Newsletter to subscribers – January 27th

Briefings For Brexit Podcast

We are pleased to report that Theresa May is standing firm in her reluctance to rule out No Deal and opposing a second referendum. Jeremy Corbyn also continues to help Brexit by refusing to support a second referendum and this now seems to be a dead duck.

Print Friendly, PDF & Email

Dear Subscribers,

We are pleased to report that Theresa May is standing firm in her reluctance to rule out No Deal and opposing a second referendum. Jeremy Corbyn also continues to help Brexit by refusing to support a second referendum and this now seems to be a dead duck.

By doggedly pursuing parliamentary support for the Withdrawal Agreement the PM is putting Brussels under immense pressure to soften its stance on the Backstop (which ties the UK close to EU trade rules beyond the transition period perhaps permanently). There are some reports today that Brussels is close to caving in.

Although movement from Brussels is likely in the endgame, this remains a few weeks away and they will be keeping a close eye on this week’s shameless attempts by Parliament to wrest control from the Government. We are encouraged by Sir Stephen Laws expert judgement that such efforts will fail.

Meanwhile, European Commission spokesperson Margaritis Schinas suggested that in a No Deal scenario, a hard border would have to be erected in Ireland. After a furious reaction from Ireland, the EU swiftly backtracked, with Michel Barnier stating “We’ll have to find an operational way of carrying out checks and controls without putting back in place a border.” By admitting that a hard border will not be required in Ireland in the case of No Deal, the EU have undermined all justification for the Irish backstop– as we at BfB have been pointing out for months.

This week saw also saw some encouraging signs that EU resolve is crumbling on this front. In an outspoken intervention, Polish Foreign Minister Jacek Czaputowicz suggested that a 5-year time limit on the backstop. His stance seems to reflect wider concern from across the EU that is not worth sacrificing a deal for the Irish backstop. The Poles may not veto an extension of the Article 50 period, which is a pity because the Hungarians could be tempted to do so with Polish support.

Tuesday will be another big day in Parliament. Here’s hoping that the Remainer amendments will fail or be ignored.  Beyond Tuesday, the likelihood is either acceptance of the PM’s deal with a time-limited backstop or else a last-minute fallback deal based on a mutually agreed intention to negotiate a free-trade deal alongside a raft of side deals to avoid disruptions to trade. Given Xavier Bertrand’s confidence on smooth transits through Calais (see below), such a fallback should prove largely satisfactory to much of business despite the protestations of the CBI.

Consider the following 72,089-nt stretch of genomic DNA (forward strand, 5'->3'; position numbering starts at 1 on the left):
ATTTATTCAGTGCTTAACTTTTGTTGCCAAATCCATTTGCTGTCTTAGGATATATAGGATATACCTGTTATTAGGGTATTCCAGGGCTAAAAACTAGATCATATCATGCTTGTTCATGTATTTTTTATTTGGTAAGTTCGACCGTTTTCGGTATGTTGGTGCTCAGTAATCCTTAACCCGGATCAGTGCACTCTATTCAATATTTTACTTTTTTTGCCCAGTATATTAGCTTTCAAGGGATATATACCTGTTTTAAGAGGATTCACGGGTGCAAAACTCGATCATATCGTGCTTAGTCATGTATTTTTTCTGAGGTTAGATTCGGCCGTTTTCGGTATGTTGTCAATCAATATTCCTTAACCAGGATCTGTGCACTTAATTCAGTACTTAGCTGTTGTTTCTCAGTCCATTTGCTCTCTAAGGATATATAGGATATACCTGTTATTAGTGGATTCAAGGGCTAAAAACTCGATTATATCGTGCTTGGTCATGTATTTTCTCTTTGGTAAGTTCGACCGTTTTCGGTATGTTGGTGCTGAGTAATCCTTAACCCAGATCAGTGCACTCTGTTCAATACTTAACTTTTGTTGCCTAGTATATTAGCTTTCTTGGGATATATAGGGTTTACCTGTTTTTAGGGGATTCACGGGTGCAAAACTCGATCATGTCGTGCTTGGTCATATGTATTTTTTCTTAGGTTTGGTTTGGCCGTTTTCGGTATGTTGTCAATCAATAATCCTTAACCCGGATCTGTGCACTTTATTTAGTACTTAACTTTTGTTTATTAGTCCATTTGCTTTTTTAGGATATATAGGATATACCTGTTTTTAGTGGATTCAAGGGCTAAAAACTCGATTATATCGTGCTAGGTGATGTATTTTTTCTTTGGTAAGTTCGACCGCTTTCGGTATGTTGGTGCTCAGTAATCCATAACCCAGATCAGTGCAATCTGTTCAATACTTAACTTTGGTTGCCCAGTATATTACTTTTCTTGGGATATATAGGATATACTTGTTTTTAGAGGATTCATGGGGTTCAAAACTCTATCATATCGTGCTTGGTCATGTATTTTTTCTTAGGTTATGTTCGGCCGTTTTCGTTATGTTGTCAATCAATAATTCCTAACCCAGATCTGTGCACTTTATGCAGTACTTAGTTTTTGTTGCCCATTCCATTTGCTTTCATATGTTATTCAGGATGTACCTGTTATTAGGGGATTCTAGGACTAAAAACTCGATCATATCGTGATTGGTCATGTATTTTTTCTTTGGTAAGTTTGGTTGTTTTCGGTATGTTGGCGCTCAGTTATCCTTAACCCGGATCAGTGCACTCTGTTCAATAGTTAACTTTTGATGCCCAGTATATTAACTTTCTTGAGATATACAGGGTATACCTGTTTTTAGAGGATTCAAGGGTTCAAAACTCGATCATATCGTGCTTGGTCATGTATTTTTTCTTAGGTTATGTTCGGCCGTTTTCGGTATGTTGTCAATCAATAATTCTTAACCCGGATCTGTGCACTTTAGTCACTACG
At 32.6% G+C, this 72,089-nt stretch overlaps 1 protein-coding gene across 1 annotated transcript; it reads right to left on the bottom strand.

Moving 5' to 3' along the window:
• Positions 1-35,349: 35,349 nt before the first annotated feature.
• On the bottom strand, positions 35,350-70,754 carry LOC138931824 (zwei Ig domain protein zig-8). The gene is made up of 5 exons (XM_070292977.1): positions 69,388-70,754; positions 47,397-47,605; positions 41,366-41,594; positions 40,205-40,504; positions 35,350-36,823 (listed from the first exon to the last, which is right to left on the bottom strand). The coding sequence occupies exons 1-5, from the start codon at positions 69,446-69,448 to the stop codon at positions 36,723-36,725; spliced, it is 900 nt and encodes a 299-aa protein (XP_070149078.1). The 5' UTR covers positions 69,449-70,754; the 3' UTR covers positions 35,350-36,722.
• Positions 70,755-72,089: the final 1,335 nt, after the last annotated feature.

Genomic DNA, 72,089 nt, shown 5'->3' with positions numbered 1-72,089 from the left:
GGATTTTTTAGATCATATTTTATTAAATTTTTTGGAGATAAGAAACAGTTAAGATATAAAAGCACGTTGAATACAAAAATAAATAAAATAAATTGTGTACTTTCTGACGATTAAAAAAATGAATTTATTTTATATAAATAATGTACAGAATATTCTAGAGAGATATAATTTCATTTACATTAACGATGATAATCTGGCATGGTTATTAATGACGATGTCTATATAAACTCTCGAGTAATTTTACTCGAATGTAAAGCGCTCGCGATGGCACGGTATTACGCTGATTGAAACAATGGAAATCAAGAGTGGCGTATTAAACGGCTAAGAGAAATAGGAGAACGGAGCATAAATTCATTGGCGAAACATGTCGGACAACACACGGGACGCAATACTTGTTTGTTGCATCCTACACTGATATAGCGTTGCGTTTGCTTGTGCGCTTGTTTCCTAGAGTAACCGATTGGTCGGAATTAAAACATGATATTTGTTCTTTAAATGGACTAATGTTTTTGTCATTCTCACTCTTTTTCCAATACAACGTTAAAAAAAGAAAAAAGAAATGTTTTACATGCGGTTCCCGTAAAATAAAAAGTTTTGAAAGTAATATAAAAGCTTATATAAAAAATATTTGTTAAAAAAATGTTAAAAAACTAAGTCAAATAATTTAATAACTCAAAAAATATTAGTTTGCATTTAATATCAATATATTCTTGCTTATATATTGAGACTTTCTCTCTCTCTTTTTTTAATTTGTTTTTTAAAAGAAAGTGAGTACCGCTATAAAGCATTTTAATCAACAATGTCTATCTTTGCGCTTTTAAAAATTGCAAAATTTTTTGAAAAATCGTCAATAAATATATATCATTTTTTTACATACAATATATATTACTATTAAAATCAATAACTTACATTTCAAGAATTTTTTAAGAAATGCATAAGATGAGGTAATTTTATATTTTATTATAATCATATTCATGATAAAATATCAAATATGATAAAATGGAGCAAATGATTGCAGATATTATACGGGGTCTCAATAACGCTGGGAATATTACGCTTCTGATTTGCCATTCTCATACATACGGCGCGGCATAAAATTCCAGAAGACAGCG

Finally, we urge you our supporters to ‘take back control’ in our present confusion.  There are thousands of you.  Our MPs listen to their constituents.  Write to your MPs.  Perhaps send them copies of some of our articles (or links to them) especially when they are relevant to your local conditions – for example, in rural areas, on the threat to British agriculture.  Better still, make an appointment to see them at their next surgery: they will take notice when people are lining up at their doors.  Make you views known where MPs might be wavering, or where they are working to sabotage Brexit, especially in Leave-voting and marginal constituencies.


Regular contributor Noel Malcom has this week written an article for the Financial Times, exploring the rational reasoning that led 17.4 million people to vote Leave. Contrary to misrepresentations by those seeking to discredit it, the Brexit vote reflected not ignorance and stupidity, but rather ‘the fundamental desire of millions of people to live in a normal self-governing democracy’.

Robert Tombs wrote in Saturday’s Daily Telegraph that the last time a faction in the House of Commons tried to take over the government ‘it started a civil war, our worst disaster in a thousand years’. What makes this power grab particularly shameless, says Robert, is ‘that it is being used not to enact but to thwart legal popular votes…to hand over the sovereignty they loudly demand to …the EU’.